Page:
In 2011, Global Zero estimated that worldwide nuclear weapons spending would exceed $1 trillion over the next ten years. That forecast came at a rosier time for nuclear disarmament, fresh off New START and well into the ill-starred “Russian reset.” We did not imagine then that just three years later President Putin would invade Ukraine and upend the security paradigm in Europe. Nor could we have predicted that President Obama — the man who won a Nobel Peace Prize for his commitment to nuclear disarmament — would embark on a $1 trillion nuclear spending spree of his own, one that threatens to lock in a new nuclear arms race.
The prioritization of arsenals over arms control is pronounced. Russia is increasing the role of road-mobile missiles and is doubling the share of intercontinental ballistic missiles equipped with multiple warheads (from 35% to 70%). The Chinese are deploying strategic submarines, land-mobile rockets and early-warning systems that can support dangerous high-alert postures. India and Israel are making similar moves to operationalize their arsenals and command systems for rapid response. North Korea, under an impulsive dictator, continues to hammer away at its own nuclear weapons capability while ratcheting up threats of pre-emptive nuclear attack. And Pakistan is on track to double its arsenal over the next five years, including development of so-called “tactical” nuclear weapons for use on the battlefield (this is, perhaps, a too-fine distinction: when a nuclear weapon goes off, nobody will stop to ask whether it was tactical or strategic).
Terrorism and Cyber Threats
Meanwhile, there are other dangerous new players on the board. Violent extremists — better funded and more organized than ever — are working every day to buy, build or steal a nuclear weapon. It is too tempting a prize for a collective of killers bent on brutality and mayhem. Whether as a crudely built design or as a stolen warhead, one “small” 10-kiloton nuclear bomb smuggled into a major city and detonated could instantly kill hundreds of thousands. Recent attacks in Paris, Istanbul, Beirut and Brussels will look like child’s play in comparison.
New concerns have also emerged over the cyber vulnerabilities of nuclear command and control and missiles on hair-trigger alert. Could state-sponsored hackers — or their non-state counterparts — manipulate early warning networks into reporting fake warnings that provoke all-too-real reactions? Can such hackers breach defenses and transmit orders to launch crews or even to the weapons themselves? What if an insider colluded with them to provide access and passwords to the launch circuitry? According to General James E. Cartwright, who until recently commanded all U.S. nuclear forces, we cannot confidently answer “no” to any of these questions.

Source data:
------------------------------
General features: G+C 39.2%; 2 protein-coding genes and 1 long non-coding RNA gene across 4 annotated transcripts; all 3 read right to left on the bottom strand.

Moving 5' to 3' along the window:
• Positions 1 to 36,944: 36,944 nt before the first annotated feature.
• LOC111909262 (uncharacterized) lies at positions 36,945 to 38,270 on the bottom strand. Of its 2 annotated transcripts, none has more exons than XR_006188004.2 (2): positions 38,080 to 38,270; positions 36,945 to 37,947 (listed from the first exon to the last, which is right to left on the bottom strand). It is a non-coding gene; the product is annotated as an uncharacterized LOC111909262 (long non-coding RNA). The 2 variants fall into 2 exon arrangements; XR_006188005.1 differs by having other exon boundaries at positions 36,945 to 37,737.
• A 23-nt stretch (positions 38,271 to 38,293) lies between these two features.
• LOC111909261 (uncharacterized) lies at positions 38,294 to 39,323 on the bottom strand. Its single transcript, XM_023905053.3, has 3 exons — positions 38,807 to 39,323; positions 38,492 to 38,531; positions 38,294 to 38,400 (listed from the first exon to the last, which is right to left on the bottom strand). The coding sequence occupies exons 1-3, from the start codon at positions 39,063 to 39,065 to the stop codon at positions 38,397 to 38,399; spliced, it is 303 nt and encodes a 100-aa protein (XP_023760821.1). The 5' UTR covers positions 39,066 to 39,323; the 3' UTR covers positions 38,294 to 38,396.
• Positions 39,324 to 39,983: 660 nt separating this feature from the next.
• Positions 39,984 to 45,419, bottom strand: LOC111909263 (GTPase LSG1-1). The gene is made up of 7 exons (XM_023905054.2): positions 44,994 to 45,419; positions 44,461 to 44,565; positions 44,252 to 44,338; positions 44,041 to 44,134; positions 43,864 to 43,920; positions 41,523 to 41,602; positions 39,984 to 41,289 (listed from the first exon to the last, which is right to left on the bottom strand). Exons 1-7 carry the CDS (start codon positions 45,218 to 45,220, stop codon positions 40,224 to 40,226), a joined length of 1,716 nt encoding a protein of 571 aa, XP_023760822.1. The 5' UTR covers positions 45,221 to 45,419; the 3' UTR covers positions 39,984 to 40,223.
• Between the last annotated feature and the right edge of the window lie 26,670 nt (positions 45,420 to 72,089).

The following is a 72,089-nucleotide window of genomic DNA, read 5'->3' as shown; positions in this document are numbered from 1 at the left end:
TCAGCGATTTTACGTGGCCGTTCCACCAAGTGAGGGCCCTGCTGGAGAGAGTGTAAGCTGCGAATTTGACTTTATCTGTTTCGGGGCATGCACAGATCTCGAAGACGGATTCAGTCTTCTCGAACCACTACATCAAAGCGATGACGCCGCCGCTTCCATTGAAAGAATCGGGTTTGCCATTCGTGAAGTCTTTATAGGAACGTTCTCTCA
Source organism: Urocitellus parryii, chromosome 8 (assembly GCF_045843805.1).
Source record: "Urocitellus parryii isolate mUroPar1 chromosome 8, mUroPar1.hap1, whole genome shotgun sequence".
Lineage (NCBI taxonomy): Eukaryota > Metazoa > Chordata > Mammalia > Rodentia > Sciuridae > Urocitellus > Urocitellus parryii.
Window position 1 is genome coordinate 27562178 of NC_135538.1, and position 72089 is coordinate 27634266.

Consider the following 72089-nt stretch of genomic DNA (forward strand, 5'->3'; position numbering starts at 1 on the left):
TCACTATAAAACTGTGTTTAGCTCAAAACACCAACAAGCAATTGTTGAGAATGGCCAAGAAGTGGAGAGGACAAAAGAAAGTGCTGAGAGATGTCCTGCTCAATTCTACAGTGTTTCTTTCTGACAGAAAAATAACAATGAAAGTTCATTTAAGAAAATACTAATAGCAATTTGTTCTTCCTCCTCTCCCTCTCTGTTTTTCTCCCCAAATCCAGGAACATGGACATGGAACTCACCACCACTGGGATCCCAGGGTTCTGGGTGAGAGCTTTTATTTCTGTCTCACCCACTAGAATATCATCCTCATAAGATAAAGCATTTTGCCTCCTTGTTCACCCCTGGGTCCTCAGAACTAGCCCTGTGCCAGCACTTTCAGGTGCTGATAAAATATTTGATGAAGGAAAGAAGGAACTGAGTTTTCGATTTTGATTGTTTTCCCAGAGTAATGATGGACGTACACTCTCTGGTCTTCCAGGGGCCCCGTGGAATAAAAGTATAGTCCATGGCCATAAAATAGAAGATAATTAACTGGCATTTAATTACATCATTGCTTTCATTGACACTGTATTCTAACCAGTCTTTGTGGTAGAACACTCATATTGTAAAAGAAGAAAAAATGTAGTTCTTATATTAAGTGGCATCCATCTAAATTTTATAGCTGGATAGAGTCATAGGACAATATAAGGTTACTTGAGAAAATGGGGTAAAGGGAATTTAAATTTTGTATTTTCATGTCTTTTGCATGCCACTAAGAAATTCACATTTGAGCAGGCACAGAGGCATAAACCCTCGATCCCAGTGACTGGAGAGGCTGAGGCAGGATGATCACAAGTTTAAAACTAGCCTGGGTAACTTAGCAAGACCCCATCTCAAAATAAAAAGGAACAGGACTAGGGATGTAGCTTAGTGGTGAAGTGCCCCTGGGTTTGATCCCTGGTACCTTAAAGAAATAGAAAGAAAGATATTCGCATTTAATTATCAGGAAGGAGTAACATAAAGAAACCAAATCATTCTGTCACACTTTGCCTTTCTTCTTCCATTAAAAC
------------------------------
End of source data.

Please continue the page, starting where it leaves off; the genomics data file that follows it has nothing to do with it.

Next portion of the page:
The Road Ahead
This is all certainly cause for alarm — but not despair. The news isn’t all bad.
Young and politically powerful constituencies are emerging as new champions for global zero — and they’re getting the presidential candidates’ attention. At home and abroad, financial reality and austerity budgeting could apply downward pressure on nuclear arsenals. The view that nuclear weapons pose unacceptable risks is gaining among governments worldwide. And we on the heels of a breakthrough with Iran.
The Iran deal is particularly significant. A few short years ago, it was conventional wisdom that Iran would never agree to forgo weapons of mass destruction. We know now that the skeptics were wrong. Then, as now, the challenges weren’t insurmountable — they were political. They ultimately unraveled when met by a focused American president who marshaled the power of international leadership, diplomacy, and pressure.
That’s a formidable model fit for scaling up.
Whatever the outcome of Election Day, it’s hard to envy the winner. The world is strained and fractured, and the weapons once relied on for stability now offer only liability and risk. The next president is more likely than any predecessor since the dawn of the atomic age to witness — or precipitate — the use of nuclear weapons.
Navigating these challenges and averting this nightmare scenario will take an all-in approach. The Clock is ticking.